• include dates in the YYYY-MM-DD format. This makes alphabetical order coincide with chronological order. It also helps to prevent confusion with naming files using MM-DD-YYYY rather than DD-MM-YYYY. 
  • avoid using spaces. Use punctuation such as hyphens or underscores to separate words, particularly for files that will be available online.
  • avoid using dots and special characters such as / \ : * ? " < > | as these may be reserved for the operating system. 
  • capture relevant information in file names rather than just relying on the date that they were created. 
  • if you are re-using the same file name repeatedly consider using this name for a folder instead. 
  • if you use personal names be sure that these are not the names of study participants (unless the folders are encrypted) and use family name followed by initial. 

 

Examples of file naming conventions

Here is an example of a file naming convention using the date of file creation, information about the contents of the file and data type:

  • 2018-03-22_Subject-A_Audio.mp3
  • 2018-03-22_Subject-A_Transcript-anonymised.docx
  • 2018-03-22_Subject-A_Transcript-raw.docx
  • 2018-04-08_Subject-B_Audio.mp3
  • 2018-04-08_Subject-B_Transcript-anonymised.docx
  • Interview-plan.docx
  • Readme.rtf
  • Summary.docx

It is important to be able to distinguish between different versions or drafts of your files. Version control can help you to easily identify the current version of your data or document so that you avoid working on older or outdated copies. If you are working with others it can also help to link versions of the data or document to time and author of the change.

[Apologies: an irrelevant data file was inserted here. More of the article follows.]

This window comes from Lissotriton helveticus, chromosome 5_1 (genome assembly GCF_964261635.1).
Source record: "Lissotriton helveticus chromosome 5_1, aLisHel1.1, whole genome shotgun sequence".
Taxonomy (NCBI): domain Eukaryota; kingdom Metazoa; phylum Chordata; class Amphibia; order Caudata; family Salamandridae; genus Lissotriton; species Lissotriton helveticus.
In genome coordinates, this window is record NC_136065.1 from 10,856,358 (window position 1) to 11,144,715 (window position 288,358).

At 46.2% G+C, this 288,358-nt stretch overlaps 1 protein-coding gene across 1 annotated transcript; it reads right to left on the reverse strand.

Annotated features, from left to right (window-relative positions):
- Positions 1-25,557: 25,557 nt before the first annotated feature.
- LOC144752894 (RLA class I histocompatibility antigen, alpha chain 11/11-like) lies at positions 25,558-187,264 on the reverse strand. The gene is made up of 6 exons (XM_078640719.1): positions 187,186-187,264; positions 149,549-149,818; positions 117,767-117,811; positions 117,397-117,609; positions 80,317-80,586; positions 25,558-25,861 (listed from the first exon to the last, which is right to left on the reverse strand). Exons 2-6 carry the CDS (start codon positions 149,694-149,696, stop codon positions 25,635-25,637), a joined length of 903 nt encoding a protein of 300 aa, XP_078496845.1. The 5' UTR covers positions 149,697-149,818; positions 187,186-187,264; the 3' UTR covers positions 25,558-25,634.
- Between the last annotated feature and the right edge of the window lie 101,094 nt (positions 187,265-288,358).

There are number of ways that version control can be managed: 

 

File naming

A simple method of version control is to create a duplicate copy and then update the version information to create a unique file or folder name. This is method is appropriate for data or documents where you are not expecting to have numerous versions or to need to keep track of exactly what has changed between one version and another. 

  • if you expect to generate a small number of versions, a single integer at the end of the file name is likely to be sufficient. For example, 2018-08-09_Asthma-rates_v1.xlsx, 2018-08-09_Asthma-rates_v2.xlsx.
  • if you expect to generate a moderate number of versions, a two-integer scheme will be more useful (for example, 1-0, 1-1, 1-2). The first number is used for major revisions and the second for minor revisions. 
  • for more complex files, a three-integer scheme might be needed (for example 1-0-0, 1-0-1, 1-1-0, 2-0-0)
  • if you are working in a group it is useful to keep track of who has made the change to the data, for example: 2018-08-09_Asthma-rates_v1_AN.xlsx and  2018-08-09_Asthma-rates_v1_AB.xlsx

 

Version control tables

These are included within documents and can capture more information than using file naming conventions. Version control tables typically include the new version number, date of the change, person who made the change, and the nature and purpose of the change. 

Version Date Name Summary of change
Version 1.1 2018-08-09 AN Amended body mass index (BMI) categories to include a separate category for a BMI >40
Version 2.0 2018-09-05 AB Added geographical location data for each data subject and updated participant identifiers with agreed new identifier structure.

 

Version control systems

These are automated systems available that can store a repository of files and monitor access to them, logging who has made what change and when. These are essential for the development of software or complex code where updates may be released to users. They are also particularly useful for collaborative work on data or on code. Computing Services provide an institutional GitHub service and there is online guidance on using Git for version control and an online guide to using GitHub. Please contact Computing Services for more information on this service.